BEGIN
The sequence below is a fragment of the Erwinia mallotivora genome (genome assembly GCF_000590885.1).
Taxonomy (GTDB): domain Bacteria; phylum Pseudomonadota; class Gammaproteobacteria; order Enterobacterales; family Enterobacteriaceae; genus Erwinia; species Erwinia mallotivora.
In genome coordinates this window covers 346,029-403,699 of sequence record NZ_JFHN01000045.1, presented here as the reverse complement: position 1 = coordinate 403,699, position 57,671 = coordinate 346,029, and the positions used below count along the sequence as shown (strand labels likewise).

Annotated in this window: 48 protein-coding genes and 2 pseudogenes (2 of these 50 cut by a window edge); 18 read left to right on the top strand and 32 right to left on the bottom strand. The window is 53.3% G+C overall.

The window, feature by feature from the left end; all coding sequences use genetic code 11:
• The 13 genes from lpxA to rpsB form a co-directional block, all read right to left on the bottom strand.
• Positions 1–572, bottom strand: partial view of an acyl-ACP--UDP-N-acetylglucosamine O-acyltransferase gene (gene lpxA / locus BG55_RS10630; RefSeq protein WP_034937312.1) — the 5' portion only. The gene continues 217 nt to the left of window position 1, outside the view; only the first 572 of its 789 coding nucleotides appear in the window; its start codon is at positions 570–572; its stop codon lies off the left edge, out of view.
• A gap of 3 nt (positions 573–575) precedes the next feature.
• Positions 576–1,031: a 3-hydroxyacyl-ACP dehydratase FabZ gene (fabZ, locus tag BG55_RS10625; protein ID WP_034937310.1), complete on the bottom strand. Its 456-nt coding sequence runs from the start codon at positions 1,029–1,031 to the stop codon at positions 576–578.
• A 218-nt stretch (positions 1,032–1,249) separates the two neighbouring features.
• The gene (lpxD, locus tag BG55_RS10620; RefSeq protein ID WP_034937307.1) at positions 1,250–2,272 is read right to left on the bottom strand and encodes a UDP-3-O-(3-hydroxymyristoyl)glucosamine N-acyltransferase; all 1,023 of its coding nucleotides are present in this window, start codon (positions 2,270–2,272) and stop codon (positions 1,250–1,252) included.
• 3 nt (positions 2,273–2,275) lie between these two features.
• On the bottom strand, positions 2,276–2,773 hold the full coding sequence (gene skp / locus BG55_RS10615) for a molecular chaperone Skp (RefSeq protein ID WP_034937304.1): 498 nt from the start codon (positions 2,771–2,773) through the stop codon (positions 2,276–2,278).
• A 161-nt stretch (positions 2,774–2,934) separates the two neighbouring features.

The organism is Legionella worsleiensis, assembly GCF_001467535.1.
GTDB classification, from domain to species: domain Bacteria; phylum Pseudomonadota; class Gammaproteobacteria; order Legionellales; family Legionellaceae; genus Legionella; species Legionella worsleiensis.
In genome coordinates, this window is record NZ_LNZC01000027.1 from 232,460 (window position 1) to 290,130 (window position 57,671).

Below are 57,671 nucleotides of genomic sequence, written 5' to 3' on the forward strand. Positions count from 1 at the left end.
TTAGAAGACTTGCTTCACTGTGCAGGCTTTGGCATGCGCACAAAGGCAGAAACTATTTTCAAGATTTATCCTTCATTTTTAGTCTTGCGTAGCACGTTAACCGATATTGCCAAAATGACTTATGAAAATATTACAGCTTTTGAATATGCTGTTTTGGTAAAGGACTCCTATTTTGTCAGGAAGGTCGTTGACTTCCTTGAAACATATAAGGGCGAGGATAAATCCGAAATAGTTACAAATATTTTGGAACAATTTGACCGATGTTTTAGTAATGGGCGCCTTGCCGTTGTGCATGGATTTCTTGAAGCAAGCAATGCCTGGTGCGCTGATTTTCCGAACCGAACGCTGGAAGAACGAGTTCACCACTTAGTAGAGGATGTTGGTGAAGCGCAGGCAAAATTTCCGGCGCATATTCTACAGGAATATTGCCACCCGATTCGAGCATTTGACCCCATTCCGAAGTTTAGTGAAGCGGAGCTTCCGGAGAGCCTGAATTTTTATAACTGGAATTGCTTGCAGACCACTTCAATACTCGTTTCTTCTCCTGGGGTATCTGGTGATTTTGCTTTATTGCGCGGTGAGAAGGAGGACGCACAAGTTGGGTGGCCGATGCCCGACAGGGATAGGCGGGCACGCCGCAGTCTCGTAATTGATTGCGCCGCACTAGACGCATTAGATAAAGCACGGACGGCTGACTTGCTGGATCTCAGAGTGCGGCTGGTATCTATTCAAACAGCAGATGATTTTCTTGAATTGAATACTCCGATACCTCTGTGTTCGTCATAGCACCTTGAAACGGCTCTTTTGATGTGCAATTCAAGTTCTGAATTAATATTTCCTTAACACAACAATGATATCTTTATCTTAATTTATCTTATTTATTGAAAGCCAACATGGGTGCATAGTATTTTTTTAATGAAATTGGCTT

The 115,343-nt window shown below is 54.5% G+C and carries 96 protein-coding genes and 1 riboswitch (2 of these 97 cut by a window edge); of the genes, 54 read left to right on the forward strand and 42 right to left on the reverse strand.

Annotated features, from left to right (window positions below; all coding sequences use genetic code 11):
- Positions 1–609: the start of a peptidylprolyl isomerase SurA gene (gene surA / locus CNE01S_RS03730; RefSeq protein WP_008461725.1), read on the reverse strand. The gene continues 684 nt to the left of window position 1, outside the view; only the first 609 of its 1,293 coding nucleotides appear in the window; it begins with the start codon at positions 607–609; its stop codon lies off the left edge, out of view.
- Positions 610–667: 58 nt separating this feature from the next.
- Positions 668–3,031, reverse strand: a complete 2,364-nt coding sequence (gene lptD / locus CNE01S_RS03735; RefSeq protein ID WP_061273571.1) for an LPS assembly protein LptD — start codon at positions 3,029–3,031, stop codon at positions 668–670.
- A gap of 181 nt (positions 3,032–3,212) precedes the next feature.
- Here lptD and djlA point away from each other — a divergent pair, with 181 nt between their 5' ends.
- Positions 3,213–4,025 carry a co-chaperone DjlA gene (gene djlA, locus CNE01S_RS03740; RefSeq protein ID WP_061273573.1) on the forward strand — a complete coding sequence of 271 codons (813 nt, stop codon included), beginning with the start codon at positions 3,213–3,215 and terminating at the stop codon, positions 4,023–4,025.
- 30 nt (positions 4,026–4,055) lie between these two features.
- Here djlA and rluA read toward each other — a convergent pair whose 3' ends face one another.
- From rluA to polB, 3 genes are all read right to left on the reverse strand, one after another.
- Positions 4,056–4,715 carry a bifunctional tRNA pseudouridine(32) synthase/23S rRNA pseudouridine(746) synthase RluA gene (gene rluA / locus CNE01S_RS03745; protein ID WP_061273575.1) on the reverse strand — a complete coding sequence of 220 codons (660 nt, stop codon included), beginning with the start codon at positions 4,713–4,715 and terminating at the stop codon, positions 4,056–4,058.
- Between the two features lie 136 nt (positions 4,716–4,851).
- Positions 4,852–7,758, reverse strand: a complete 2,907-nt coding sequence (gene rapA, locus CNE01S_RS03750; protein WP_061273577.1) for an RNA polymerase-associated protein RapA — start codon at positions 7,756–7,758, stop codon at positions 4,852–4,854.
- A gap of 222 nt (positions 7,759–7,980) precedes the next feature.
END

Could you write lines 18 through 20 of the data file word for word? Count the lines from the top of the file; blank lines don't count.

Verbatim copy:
Below are 57,671 nucleotides of genomic sequence, written 5' to 3' on the forward strand. Positions count from 1 at the left end.
TTAGAAGACTTGCTTCACTGTGCAGGCTTTGGCATGCGCACAAAGGCAGAAACTATTTTCAAGATTTATCCTTCATTTTTAGTCTTGCGTAGCACGTTAACCGATATTGCCAAAATGACTTATGAAAATATTACAGCTTTTGAATATGCTGTTTTGGTAAAGGACTCCTATTTTGTCAGGAAGGTCGTTGACTTCCTTGAAACATATAAGGGCGAGGATAAATCCGAAATAGTTACAAATATTTTGGAACAATTTGACCGATGTTTTAGTAATGGGCGCCTTGCCGTTGTGCATGGATTTCTTGAAGCAAGCAATGCCTGGTGCGCTGATTTTCCGAACCGAACGCTGGAAGAACGAGTTCACCACTTAGTAGAGGATGTTGGTGAAGCGCAGGCAAAATTTCCGGCGCATATTCTACAGGAATATTGCCACCCGATTCGAGCATTTGACCCCATTCCGAAGTTTAGTGAAGCGGAGCTTCCGGAGAGCCTGAATTTTTATAACTGGAATTGCTTGCAGACCACTTCAATACTCGTTTCTTCTCCTGGGGTATCTGGTGATTTTGCTTTATTGCGCGGTGAGAAGGAGGACGCACAAGTTGGGTGGCCGATGCCCGACAGGGATAGGCGGGCACGCCGCAGTCTCGTAATTGATTGCGCCGCACTAGACGCATTAGATAAAGCACGGACGGCTGACTTGCTGGATCTCAGAGTGCGGCTGGTATCTATTCAAACAGCAGATGATTTTCTTGAATTGAATACTCCGATACCTCTGTGTTCGTCATAGCACCTTGAAACGGCTCTTTTGATGTGCAATTCAAGTTCTGAATTAATATTTCCTTAACACAACAATGATATCTTTATCTTAATTTATCTTATTTATTGAAAGCCAACATGGGTGCATAGTATTTTTTTAATGAAATTGGCTT

The 115,343-nt window shown below is 54.5% G+C and carries 96 protein-coding genes and 1 riboswitch (2 of these 97 cut by a window edge); of the genes, 54 read left to right on the forward strand and 42 right to left on the reverse strand.